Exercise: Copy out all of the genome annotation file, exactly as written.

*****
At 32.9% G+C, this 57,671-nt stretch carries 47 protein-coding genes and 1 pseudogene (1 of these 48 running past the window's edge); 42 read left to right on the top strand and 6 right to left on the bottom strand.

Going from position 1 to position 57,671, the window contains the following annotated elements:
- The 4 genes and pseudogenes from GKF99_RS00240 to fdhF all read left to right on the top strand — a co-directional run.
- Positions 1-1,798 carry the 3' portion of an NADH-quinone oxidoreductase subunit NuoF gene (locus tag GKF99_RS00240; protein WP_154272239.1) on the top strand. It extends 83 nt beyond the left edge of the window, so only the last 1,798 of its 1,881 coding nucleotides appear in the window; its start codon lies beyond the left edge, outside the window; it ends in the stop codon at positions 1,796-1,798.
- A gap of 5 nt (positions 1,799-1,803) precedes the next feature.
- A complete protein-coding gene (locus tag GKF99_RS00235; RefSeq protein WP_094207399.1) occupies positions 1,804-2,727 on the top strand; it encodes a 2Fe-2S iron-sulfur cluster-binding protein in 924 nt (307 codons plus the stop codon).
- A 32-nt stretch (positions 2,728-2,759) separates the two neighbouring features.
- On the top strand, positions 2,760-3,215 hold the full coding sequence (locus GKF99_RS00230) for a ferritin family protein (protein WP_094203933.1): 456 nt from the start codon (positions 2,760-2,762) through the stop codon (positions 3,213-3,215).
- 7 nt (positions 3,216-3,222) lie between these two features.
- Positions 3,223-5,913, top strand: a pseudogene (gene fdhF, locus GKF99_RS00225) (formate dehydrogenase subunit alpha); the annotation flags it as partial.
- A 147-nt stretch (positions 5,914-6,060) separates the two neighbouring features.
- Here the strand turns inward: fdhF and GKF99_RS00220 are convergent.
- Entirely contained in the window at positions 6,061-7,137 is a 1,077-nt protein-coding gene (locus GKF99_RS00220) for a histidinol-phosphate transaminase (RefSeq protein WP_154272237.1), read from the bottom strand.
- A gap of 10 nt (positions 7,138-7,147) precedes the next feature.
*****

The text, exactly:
At 32.9% G+C, this 57,671-nt stretch carries 47 protein-coding genes and 1 pseudogene (1 of these 48 running past the window's edge); 42 read left to right on the top strand and 6 right to left on the bottom strand.

Going from position 1 to position 57,671, the window contains the following annotated elements:
- The 4 genes and pseudogenes from GKF99_RS00240 to fdhF all read left to right on the top strand — a co-directional run.
- Positions 1-1,798 carry the 3' portion of an NADH-quinone oxidoreductase subunit NuoF gene (locus tag GKF99_RS00240; protein WP_154272239.1) on the top strand. It extends 83 nt beyond the left edge of the window, so only the last 1,798 of its 1,881 coding nucleotides appear in the window; its start codon lies beyond the left edge, outside the window; it ends in the stop codon at positions 1,796-1,798.
- A gap of 5 nt (positions 1,799-1,803) precedes the next feature.
- A complete protein-coding gene (locus tag GKF99_RS00235; RefSeq protein WP_094207399.1) occupies positions 1,804-2,727 on the top strand; it encodes a 2Fe-2S iron-sulfur cluster-binding protein in 924 nt (307 codons plus the stop codon).
- A 32-nt stretch (positions 2,728-2,759) separates the two neighbouring features.
- On the top strand, positions 2,760-3,215 hold the full coding sequence (locus GKF99_RS00230) for a ferritin family protein (protein WP_094203933.1): 456 nt from the start codon (positions 2,760-2,762) through the stop codon (positions 3,213-3,215).
- 7 nt (positions 3,216-3,222) lie between these two features.
- Positions 3,223-5,913, top strand: a pseudogene (gene fdhF, locus GKF99_RS00225) (formate dehydrogenase subunit alpha); the annotation flags it as partial.
- A 147-nt stretch (positions 5,914-6,060) separates the two neighbouring features.
- Here the strand turns inward: fdhF and GKF99_RS00220 are convergent.
- Entirely contained in the window at positions 6,061-7,137 is a 1,077-nt protein-coding gene (locus GKF99_RS00220) for a histidinol-phosphate transaminase (RefSeq protein WP_154272237.1), read from the bottom strand.
- A gap of 10 nt (positions 7,138-7,147) precedes the next feature.